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Product Design - A basic guide

Great product design deserves protection. Protecting rights in new designs can be a crucial ingredient to business success.

This guide aims to help you to think about the legal aspects you need to consider when deciding what you want your products to look like and how best you can protect them from imitation.

Choosing a new design

There are a variety of different legal and non-legal issues to consider when deciding on a new appearance/design for a product. Often the legal aspects get overlooked.

Before adopting a new appearance/design for a product, at the very least it is essential that you think about the following two legal issues:

  • If I use this new appearance/design will I infringe someone else’s earlier legal rights (e.g. their registered design)?
  • Will I be able to get a registered design for my new design, thus making it easier for me to stop others from using my design or something similar?

Both issues can be addressed through conducting pre-use clearance searches, investigations and taking preliminary legal advice.

Why is it important to consider the legal issues?

When choosing and adopting a new design for a product, many businesses fail to appreciate that they ought to carry out pre-use clearance searches and investigations.

Pre-use clearance searches will help to determine whether the use of your proposed new design would result in you infringing someone else''s legal rights in an identical or similar registered design.

If you do not carry out searches and investigations you run the risk of using a design that someone else has an earlier legal right to use and/or to prevent you from using your design.

Holders of registered and unregistered designs can take legal proceedings against anyone who uses an identical or very similar design.

Such proceedings can be extremely serious for a client’s business and expensive to defend and/or resolve. If legal proceedings are successful, a defendant is normally prevented from continuing to use their design and may have to pay large sums in damages to compensate the earlier design owner. A defendant would normally also have to bear the earlier design owner''s legal costs, as well as its own legal costs.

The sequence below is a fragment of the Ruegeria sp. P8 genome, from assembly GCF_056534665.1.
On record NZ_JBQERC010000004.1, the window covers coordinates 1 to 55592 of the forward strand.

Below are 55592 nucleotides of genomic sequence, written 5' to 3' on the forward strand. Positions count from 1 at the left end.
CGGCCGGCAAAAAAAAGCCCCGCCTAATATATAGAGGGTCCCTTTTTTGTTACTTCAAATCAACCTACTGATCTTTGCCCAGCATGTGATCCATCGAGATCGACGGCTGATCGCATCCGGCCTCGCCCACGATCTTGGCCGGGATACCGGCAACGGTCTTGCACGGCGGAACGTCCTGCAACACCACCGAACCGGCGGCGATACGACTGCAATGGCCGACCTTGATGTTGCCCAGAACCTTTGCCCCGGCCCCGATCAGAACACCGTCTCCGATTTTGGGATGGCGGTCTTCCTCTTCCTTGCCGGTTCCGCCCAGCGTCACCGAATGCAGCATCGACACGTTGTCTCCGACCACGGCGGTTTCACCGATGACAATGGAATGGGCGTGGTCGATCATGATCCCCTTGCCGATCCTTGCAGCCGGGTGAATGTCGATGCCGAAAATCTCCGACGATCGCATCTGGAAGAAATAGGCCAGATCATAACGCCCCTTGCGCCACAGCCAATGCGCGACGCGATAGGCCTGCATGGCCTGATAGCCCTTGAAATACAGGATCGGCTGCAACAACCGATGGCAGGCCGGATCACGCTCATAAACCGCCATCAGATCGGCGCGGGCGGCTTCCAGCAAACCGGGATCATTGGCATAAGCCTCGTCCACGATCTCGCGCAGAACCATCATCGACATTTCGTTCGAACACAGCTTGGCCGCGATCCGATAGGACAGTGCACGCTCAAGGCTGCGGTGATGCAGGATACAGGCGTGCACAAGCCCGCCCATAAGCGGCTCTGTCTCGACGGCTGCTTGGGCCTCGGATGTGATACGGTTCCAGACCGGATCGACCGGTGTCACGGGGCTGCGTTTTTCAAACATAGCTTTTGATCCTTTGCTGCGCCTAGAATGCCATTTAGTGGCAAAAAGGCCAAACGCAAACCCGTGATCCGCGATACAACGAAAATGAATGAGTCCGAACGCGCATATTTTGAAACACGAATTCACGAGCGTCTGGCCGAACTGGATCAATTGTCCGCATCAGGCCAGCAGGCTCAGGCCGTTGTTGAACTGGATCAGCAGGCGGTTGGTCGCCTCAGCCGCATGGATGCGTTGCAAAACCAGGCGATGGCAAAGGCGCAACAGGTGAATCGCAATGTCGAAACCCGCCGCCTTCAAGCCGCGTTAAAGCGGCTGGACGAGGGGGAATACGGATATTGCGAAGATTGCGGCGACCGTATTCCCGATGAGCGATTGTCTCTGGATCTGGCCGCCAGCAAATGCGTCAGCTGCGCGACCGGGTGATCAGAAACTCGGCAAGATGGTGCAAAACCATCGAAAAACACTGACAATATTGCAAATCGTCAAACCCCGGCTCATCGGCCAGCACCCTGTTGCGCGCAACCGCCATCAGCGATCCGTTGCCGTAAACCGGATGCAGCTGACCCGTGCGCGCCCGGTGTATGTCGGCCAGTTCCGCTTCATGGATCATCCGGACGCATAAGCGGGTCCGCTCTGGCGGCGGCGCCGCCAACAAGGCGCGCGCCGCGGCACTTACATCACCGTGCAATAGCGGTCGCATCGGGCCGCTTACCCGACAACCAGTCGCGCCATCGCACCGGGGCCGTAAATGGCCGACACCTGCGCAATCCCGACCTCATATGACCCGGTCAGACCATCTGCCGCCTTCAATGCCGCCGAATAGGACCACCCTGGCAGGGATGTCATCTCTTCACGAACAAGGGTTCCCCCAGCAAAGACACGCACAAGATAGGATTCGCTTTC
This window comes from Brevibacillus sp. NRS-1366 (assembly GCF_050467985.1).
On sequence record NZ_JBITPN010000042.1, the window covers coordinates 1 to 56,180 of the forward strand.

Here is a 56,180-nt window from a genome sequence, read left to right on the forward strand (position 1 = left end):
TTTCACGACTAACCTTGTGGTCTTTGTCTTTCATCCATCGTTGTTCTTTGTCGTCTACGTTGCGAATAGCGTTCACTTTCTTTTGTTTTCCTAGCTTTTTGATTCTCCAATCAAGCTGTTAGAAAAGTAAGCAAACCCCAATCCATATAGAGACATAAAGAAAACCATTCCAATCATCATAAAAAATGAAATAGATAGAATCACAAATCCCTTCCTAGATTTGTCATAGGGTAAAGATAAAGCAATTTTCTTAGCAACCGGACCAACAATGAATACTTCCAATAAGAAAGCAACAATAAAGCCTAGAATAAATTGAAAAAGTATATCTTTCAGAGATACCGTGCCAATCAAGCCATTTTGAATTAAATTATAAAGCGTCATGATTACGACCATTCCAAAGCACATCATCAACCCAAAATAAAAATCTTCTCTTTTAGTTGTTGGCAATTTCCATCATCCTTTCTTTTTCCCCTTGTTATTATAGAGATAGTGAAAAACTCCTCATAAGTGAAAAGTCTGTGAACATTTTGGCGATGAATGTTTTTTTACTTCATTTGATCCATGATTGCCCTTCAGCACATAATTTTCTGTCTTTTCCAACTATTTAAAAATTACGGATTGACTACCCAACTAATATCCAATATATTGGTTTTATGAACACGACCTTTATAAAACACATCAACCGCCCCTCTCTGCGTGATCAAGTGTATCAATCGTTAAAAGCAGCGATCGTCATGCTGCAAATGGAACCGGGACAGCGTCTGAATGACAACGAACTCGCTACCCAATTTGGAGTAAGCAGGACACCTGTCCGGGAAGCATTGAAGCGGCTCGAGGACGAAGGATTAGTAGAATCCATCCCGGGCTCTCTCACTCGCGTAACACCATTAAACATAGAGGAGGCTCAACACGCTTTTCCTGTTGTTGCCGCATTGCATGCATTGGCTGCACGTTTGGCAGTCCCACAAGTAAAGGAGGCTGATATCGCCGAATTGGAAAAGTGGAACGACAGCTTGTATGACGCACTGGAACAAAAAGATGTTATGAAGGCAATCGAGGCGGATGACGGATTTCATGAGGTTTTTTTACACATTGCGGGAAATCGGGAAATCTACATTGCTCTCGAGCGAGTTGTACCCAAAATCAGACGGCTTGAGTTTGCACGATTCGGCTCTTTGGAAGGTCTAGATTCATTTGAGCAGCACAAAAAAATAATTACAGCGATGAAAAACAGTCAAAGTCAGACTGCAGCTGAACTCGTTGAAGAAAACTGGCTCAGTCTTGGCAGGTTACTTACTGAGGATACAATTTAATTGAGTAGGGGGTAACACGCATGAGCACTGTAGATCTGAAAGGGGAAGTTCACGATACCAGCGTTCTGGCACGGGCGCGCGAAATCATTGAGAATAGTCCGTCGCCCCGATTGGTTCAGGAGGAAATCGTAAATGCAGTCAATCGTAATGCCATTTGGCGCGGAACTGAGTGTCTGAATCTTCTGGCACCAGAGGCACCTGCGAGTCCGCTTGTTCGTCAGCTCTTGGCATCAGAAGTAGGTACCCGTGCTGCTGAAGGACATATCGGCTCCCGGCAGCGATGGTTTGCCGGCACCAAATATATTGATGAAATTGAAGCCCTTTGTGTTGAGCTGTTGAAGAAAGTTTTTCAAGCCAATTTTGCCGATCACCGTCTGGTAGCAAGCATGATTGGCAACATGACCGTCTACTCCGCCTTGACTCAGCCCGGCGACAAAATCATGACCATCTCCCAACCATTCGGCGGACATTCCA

On top of any damages and legal costs that you might end up having to pay, there is nothing worse than having to go to the cost and effort of a re-design, especially when it is a mere month or two after your new product design was first launched to the public and to the trade. In a world where reputation is increasingly driven by social media, having to conduct a re-design because of legal pressure from a third party earlier rights owner could easily result in a major loss of customer goodwill, damage to your brand reputation and provide your competitors with an advantage, which could have been avoided.

Businesses can devote a great deal of time and money to their design, production and marketing plans, before they realise that another business has an identical or similar product design that can prevent them using their proposed design. Conducting clearance searches and investigations at the outset can help to avoid this possibility. Usually this will involve carrying out (as a minimum) a UK and Community registered design search, to see whether your proposed design (or a very similar design) is already registered.

In addition, internal investigations will ascertain what designs ''inspired'' your own design team to produce the proposed new product design (i.e. did they copy someone else’s design?). It is possible that a third party may have earlier ''unregistered'' rights in a design, which would not be revealed by a search of the UK and Community registered designs register, but which could prevent you from using your new design.

Pre-use clearance searches will help to assess the chances of your design achieving registration as a registered design.

Pre-filing searches and investigations can help avoid a situation where a business has incurred the cost of filing a registered design application, which must subsequently be abandoned due to another business'' earlier rights. For example, they should hopefully reveal whether someone else has an earlier registered design, which they could rely on to prevent the registration of your design.